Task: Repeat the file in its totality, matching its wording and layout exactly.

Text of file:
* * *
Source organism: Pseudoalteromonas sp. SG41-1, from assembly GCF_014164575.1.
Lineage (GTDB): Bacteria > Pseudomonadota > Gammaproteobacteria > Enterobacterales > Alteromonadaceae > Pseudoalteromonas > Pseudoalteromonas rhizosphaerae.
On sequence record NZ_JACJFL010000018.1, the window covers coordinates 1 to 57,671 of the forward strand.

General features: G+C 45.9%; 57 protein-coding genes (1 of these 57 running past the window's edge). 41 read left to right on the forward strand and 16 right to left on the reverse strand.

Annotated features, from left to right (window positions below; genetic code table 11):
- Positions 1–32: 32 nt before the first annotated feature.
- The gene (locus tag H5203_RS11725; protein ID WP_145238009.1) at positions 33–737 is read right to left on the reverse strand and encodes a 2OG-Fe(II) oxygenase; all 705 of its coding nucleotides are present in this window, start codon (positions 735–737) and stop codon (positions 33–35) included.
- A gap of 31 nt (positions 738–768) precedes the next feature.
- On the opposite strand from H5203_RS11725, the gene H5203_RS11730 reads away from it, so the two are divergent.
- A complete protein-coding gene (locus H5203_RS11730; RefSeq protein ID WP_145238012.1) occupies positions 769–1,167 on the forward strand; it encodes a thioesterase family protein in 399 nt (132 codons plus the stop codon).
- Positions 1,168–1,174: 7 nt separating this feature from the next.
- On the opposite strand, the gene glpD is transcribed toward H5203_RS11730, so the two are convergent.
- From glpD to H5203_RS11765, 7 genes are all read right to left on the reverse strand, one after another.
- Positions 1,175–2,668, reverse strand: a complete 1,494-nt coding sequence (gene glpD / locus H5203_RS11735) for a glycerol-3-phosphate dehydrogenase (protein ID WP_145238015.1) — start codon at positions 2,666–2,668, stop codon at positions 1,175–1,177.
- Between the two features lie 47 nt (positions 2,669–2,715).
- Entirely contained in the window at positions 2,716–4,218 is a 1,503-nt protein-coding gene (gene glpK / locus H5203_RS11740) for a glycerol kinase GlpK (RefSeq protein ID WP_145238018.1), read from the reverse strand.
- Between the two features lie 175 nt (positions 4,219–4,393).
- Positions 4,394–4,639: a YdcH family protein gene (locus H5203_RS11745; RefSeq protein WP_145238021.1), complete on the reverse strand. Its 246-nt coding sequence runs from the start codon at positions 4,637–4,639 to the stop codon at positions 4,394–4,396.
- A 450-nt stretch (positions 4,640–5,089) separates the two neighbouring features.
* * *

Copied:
Source organism: Pseudoalteromonas sp. SG41-1, from assembly GCF_014164575.1.
Lineage (GTDB): Bacteria > Pseudomonadota > Gammaproteobacteria > Enterobacterales > Alteromonadaceae > Pseudoalteromonas > Pseudoalteromonas rhizosphaerae.
On sequence record NZ_JACJFL010000018.1, the window covers coordinates 1 to 57,671 of the forward strand.

General features: G+C 45.9%; 57 protein-coding genes (1 of these 57 running past the window's edge). 41 read left to right on the forward strand and 16 right to left on the reverse strand.

Annotated features, from left to right (window positions below; genetic code table 11):
- Positions 1–32: 32 nt before the first annotated feature.
- The gene (locus tag H5203_RS11725; protein ID WP_145238009.1) at positions 33–737 is read right to left on the reverse strand and encodes a 2OG-Fe(II) oxygenase; all 705 of its coding nucleotides are present in this window, start codon (positions 735–737) and stop codon (positions 33–35) included.
- A gap of 31 nt (positions 738–768) precedes the next feature.
- On the opposite strand from H5203_RS11725, the gene H5203_RS11730 reads away from it, so the two are divergent.
- A complete protein-coding gene (locus H5203_RS11730; RefSeq protein ID WP_145238012.1) occupies positions 769–1,167 on the forward strand; it encodes a thioesterase family protein in 399 nt (132 codons plus the stop codon).
- Positions 1,168–1,174: 7 nt separating this feature from the next.
- On the opposite strand, the gene glpD is transcribed toward H5203_RS11730, so the two are convergent.
- From glpD to H5203_RS11765, 7 genes are all read right to left on the reverse strand, one after another.
- Positions 1,175–2,668, reverse strand: a complete 1,494-nt coding sequence (gene glpD / locus H5203_RS11735) for a glycerol-3-phosphate dehydrogenase (protein ID WP_145238015.1) — start codon at positions 2,666–2,668, stop codon at positions 1,175–1,177.
- Between the two features lie 47 nt (positions 2,669–2,715).
- Entirely contained in the window at positions 2,716–4,218 is a 1,503-nt protein-coding gene (gene glpK / locus H5203_RS11740) for a glycerol kinase GlpK (RefSeq protein ID WP_145238018.1), read from the reverse strand.
- Between the two features lie 175 nt (positions 4,219–4,393).
- Positions 4,394–4,639: a YdcH family protein gene (locus H5203_RS11745; RefSeq protein WP_145238021.1), complete on the reverse strand. Its 246-nt coding sequence runs from the start codon at positions 4,637–4,639 to the stop codon at positions 4,394–4,396.
- A 450-nt stretch (positions 4,640–5,089) separates the two neighbouring features.